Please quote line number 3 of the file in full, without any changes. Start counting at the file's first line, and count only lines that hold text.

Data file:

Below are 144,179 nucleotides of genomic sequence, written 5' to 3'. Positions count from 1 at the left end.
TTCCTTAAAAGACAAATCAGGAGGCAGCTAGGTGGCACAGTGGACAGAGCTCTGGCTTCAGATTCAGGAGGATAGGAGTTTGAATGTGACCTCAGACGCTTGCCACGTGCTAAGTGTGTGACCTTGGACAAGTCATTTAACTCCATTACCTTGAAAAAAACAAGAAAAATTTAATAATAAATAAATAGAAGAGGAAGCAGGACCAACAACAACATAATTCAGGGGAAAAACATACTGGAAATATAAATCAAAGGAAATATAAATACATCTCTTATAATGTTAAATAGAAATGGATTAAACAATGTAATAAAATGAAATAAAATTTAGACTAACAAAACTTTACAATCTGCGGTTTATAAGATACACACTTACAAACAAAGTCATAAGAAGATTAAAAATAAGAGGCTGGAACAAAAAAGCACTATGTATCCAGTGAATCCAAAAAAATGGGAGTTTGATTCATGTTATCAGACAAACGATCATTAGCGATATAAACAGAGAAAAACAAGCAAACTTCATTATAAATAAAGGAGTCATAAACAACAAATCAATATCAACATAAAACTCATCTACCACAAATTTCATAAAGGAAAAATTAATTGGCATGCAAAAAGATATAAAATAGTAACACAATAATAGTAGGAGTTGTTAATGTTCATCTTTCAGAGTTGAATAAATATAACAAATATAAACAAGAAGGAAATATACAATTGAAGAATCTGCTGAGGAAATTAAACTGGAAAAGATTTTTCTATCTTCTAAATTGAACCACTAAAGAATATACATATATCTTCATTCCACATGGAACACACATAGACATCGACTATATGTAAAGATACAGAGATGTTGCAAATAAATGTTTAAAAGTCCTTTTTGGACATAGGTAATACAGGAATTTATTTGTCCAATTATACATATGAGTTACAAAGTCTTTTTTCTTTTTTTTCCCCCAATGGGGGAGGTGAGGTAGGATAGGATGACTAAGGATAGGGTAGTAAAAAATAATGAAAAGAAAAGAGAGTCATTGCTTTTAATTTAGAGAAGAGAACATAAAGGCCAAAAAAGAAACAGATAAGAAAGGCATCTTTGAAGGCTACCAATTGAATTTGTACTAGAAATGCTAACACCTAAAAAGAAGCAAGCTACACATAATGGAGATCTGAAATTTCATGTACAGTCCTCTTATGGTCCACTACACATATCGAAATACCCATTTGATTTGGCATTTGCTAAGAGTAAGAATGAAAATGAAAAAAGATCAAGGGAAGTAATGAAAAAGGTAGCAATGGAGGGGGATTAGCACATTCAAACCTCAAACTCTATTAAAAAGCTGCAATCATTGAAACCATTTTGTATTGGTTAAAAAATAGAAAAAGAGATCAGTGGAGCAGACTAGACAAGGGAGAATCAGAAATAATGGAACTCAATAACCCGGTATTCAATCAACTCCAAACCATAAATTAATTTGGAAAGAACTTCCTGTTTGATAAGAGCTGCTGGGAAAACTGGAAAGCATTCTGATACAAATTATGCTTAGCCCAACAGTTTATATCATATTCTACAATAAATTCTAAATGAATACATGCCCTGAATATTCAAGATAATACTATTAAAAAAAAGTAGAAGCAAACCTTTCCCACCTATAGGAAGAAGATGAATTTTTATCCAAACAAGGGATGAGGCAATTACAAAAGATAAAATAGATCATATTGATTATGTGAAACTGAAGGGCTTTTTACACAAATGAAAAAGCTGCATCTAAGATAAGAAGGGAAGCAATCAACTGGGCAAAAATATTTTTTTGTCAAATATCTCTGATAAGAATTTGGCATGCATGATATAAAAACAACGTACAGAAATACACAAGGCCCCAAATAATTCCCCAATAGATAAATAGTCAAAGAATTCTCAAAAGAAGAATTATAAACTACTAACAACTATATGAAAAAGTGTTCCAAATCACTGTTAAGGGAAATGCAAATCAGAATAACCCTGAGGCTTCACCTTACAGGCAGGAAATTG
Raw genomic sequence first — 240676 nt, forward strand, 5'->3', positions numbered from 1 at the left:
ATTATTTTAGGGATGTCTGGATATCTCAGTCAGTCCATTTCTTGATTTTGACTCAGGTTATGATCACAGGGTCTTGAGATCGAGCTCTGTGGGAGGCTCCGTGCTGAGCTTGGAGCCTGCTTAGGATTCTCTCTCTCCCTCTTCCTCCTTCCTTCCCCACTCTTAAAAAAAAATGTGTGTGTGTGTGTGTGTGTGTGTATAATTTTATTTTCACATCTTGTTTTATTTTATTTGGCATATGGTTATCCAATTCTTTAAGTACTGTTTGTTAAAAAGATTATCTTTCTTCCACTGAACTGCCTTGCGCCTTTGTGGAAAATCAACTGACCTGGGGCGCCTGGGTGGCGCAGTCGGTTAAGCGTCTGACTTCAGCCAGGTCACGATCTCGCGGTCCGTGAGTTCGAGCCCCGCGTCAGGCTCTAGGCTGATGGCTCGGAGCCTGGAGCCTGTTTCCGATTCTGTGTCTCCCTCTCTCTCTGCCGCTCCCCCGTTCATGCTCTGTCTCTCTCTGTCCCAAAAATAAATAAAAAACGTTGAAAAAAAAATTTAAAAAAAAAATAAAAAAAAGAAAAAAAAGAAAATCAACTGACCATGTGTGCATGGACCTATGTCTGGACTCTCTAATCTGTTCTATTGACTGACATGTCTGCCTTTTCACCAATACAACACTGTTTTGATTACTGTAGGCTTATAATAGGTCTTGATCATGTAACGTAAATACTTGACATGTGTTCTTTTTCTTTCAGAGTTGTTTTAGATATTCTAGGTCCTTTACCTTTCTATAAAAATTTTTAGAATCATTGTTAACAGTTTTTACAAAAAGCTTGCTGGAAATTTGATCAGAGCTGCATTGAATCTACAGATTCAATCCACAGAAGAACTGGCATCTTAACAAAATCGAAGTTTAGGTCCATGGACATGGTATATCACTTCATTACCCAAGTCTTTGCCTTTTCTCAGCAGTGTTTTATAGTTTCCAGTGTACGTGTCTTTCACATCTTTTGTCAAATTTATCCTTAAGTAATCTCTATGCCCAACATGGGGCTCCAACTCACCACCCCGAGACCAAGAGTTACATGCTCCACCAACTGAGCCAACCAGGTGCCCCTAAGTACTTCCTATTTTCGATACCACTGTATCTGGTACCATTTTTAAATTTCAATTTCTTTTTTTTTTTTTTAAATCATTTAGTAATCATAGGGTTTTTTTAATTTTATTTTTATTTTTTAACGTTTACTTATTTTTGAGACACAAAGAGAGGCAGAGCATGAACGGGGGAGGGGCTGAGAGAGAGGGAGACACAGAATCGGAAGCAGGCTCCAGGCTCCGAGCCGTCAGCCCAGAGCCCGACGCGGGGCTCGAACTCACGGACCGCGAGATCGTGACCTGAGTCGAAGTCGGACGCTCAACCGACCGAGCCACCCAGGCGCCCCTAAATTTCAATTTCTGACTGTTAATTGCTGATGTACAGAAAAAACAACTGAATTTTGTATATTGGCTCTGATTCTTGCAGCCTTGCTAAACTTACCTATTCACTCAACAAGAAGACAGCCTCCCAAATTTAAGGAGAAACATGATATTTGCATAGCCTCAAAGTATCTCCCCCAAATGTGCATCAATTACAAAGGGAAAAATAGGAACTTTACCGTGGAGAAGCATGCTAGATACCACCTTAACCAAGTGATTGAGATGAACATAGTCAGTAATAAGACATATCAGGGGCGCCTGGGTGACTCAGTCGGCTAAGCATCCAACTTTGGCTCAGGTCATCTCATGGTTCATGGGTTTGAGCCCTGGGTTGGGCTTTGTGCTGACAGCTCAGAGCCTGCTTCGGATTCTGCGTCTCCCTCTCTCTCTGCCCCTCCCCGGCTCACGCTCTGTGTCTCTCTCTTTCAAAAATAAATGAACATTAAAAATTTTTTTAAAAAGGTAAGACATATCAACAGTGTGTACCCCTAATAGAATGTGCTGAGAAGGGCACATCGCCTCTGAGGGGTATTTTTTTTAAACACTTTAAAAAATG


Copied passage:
Raw genomic sequence first — 240676 nt, forward strand, 5'->3', positions numbered from 1 at the left: